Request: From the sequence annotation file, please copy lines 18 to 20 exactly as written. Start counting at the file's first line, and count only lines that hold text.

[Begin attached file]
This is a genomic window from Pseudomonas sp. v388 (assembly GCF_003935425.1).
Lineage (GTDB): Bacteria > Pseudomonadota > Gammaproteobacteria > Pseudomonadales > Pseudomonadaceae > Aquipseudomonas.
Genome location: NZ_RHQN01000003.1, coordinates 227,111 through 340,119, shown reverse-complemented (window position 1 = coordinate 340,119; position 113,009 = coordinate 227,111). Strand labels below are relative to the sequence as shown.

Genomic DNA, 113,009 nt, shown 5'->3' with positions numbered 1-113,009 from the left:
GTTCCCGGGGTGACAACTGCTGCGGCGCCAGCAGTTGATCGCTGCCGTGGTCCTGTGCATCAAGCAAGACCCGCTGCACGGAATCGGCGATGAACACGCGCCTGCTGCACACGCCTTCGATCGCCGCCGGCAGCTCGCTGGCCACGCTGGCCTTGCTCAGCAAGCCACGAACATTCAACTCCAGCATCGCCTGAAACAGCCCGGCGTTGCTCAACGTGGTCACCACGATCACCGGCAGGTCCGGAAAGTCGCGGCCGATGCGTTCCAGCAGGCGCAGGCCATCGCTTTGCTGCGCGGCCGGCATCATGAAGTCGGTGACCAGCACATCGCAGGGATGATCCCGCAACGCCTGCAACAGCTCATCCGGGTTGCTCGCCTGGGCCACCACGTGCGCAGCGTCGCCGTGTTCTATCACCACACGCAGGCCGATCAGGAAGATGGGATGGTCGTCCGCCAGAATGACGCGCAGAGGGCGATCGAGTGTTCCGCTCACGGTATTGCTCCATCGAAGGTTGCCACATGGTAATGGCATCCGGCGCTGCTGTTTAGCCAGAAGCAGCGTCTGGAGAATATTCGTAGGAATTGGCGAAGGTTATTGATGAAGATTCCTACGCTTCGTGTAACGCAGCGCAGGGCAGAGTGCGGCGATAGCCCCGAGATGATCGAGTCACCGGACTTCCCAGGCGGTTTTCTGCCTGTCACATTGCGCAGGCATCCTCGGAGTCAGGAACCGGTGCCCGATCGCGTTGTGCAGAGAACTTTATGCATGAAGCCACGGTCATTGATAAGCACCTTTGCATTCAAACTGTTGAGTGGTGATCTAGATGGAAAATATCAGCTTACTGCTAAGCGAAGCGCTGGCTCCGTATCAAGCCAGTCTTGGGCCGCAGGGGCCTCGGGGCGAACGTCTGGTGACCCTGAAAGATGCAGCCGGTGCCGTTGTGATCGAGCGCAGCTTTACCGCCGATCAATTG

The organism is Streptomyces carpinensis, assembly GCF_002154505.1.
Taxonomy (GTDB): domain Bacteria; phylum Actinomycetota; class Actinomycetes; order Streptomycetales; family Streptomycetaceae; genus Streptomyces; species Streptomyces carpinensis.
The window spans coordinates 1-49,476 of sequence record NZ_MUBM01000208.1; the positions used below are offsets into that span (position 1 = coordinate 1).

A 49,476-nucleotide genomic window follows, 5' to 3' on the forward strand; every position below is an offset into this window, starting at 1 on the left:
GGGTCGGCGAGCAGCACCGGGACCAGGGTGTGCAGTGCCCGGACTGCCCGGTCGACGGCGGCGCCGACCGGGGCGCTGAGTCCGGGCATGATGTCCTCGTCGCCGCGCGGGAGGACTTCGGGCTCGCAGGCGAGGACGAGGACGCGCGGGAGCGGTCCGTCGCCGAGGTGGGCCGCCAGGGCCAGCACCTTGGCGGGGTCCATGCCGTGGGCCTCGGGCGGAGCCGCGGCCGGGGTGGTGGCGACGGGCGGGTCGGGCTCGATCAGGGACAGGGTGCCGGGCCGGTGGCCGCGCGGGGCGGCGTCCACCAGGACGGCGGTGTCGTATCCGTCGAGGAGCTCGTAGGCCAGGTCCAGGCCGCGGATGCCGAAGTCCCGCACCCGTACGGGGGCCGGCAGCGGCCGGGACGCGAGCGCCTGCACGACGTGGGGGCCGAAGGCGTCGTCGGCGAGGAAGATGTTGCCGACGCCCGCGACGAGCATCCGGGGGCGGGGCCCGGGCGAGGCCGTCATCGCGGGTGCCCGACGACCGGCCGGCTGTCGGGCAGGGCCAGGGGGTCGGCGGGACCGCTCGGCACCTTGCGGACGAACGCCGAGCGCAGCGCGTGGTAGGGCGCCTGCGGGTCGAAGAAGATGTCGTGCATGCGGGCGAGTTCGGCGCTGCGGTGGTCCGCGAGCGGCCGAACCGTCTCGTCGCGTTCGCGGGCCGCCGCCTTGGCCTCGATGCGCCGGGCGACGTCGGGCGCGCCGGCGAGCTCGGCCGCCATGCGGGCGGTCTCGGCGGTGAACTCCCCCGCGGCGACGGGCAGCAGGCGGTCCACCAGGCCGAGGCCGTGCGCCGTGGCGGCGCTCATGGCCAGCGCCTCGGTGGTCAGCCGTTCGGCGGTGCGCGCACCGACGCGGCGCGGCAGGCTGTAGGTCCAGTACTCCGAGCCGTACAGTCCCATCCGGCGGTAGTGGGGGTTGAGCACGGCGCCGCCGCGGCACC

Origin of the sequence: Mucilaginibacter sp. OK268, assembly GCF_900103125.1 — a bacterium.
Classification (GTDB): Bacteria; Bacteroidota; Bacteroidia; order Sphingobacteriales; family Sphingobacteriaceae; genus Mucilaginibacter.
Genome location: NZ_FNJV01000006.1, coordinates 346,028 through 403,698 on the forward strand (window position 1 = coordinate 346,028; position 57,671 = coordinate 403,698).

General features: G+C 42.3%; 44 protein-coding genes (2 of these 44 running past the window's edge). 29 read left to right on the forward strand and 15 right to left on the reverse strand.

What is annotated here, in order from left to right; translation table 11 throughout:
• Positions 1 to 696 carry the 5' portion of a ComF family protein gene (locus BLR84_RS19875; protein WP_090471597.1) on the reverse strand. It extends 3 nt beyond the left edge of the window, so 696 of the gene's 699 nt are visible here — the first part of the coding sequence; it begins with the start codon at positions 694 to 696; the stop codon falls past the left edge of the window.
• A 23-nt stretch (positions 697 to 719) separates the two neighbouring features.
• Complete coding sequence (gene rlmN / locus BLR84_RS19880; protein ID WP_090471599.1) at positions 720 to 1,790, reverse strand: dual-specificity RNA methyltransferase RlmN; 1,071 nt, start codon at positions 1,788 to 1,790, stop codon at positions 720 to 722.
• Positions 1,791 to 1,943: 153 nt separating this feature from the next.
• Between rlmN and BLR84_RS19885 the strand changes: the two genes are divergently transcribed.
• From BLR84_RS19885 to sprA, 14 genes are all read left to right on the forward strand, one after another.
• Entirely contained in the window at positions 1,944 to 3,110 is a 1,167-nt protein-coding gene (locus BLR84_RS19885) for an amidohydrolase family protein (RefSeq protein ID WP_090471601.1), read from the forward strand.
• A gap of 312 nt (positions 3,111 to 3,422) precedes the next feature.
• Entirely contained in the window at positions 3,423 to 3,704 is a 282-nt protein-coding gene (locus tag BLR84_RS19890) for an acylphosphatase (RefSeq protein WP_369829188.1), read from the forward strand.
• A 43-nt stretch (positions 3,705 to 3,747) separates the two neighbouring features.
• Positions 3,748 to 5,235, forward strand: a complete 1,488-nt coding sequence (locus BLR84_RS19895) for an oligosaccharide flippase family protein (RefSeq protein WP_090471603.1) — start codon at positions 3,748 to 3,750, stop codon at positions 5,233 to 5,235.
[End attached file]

• Complete coding sequence (gene rlmN / locus BLR84_RS19880; protein ID WP_090471599.1) at positions 720 to 1,790, reverse strand: dual-specificity RNA methyltransferase RlmN; 1,071 nt, start codon at positions 1,788 to 1,790, stop codon at positions 720 to 722.
• Positions 1,791 to 1,943: 153 nt separating this feature from the next.
• Between rlmN and BLR84_RS19885 the strand changes: the two genes are divergently transcribed.